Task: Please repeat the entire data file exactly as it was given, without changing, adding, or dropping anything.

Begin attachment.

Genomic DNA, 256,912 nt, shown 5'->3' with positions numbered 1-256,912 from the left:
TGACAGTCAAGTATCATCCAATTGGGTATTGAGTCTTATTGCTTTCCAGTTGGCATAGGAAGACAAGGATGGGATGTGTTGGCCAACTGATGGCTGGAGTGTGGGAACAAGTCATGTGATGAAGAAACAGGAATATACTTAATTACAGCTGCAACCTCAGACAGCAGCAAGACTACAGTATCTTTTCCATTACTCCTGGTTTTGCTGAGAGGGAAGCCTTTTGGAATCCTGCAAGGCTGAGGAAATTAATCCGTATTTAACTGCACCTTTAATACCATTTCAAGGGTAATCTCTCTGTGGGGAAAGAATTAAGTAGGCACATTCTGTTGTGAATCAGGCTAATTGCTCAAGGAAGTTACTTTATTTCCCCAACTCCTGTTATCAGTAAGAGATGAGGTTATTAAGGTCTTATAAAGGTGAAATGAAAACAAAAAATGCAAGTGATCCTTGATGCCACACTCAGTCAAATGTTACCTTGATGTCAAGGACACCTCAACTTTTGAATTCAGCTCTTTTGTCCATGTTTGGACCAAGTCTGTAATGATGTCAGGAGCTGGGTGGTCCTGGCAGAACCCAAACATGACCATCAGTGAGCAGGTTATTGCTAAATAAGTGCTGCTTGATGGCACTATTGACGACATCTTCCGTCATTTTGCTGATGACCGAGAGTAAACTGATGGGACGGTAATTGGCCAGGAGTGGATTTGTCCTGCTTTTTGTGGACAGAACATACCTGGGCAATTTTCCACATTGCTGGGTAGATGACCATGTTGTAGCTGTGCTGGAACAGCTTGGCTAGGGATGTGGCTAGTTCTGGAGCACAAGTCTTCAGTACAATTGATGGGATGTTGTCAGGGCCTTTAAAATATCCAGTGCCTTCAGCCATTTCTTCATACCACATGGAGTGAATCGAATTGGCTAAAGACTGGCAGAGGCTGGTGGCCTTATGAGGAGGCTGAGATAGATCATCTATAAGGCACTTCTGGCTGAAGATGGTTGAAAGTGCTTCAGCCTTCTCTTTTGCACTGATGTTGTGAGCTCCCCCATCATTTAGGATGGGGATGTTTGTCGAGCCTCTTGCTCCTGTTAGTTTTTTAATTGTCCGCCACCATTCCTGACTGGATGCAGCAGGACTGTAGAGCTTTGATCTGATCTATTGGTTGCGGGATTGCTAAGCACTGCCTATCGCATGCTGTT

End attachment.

Genomic DNA, 256,912 nt, shown 5'->3' with positions numbered 1-256,912 from the left:
TGACAGTCAAGTATCATCCAATTGGGTATTGAGTCTTATTGCTTTCCAGTTGGCATAGGAAGACAAGGATGGGATGTGTTGGCCAACTGATGGCTGGAGTGTGGGAACAAGTCATGTGATGAAGAAACAGGAATATACTTAATTACAGCTGCAACCTCAGACAGCAGCAAGACTACAGTATCTTTTCCATTACTCCTGGTTTTGCTGAGAGGGAAGCCTTTTGGAATCCTGCAAGGCTGAGGAAATTAATCCGTATTTAACTGCACCTTTAATACCATTTCAAGGGTAATCTCTCTGTGGGGAAAGAATTAAGTAGGCACATTCTGTTGTGAATCAGGCTAATTGCTCAAGGAAGTTACTTTATTTCCCCAACTCCTGTTATCAGTAAGAGATGAGGTTATTAAGGTCTTATAAAGGTGAAATGAAAACAAAAAATGCAAGTGATCCTTGATGCCACACTCAGTCAAATGTTACCTTGATGTCAAGGACACCTCAACTTTTGAATTCAGCTCTTTTGTCCATGTTTGGACCAAGTCTGTAATGATGTCAGGAGCTGGGTGGTCCTGGCAGAACCCAAACATGACCATCAGTGAGCAGGTTATTGCTAAATAAGTGCTGCTTGATGGCACTATTGACGACATCTTCCGTCATTTTGCTGATGACCGAGAGTAAACTGATGGGACGGTAATTGGCCAGGAGTGGATTTGTCCTGCTTTTTGTGGACAGAACATACCTGGGCAATTTTCCACATTGCTGGGTAGATGACCATGTTGTAGCTGTGCTGGAACAGCTTGGCTAGGGATGTGGCTAGTTCTGGAGCACAAGTCTTCAGTACAATTGATGGGATGTTGTCAGGGCCTTTAAAATATCCAGTGCCTTCAGCCATTTCTTCATACCACATGGAGTGAATCGAATTGGCTAAAGACTGGCAGAGGCTGGTGGCCTTATGAGGAGGCTGAGATAGATCATCTATAAGGCACTTCTGGCTGAAGATGGTTGAAAGTGCTTCAGCCTTCTCTTTTGCACTGATGTTGTGAGCTCCCCCATCATTTAGGATGGGGATGTTTGTCGAGCCTCTTGCTCCTGTTAGTTTTTTAATTGTCCGCCACCATTCCTGACTGGATGCAGCAGGACTGTAGAGCTTTGATCTGATCTATTGGTTGCGGGATTGCTAAGCACTGCCTATCGCATGCTGTT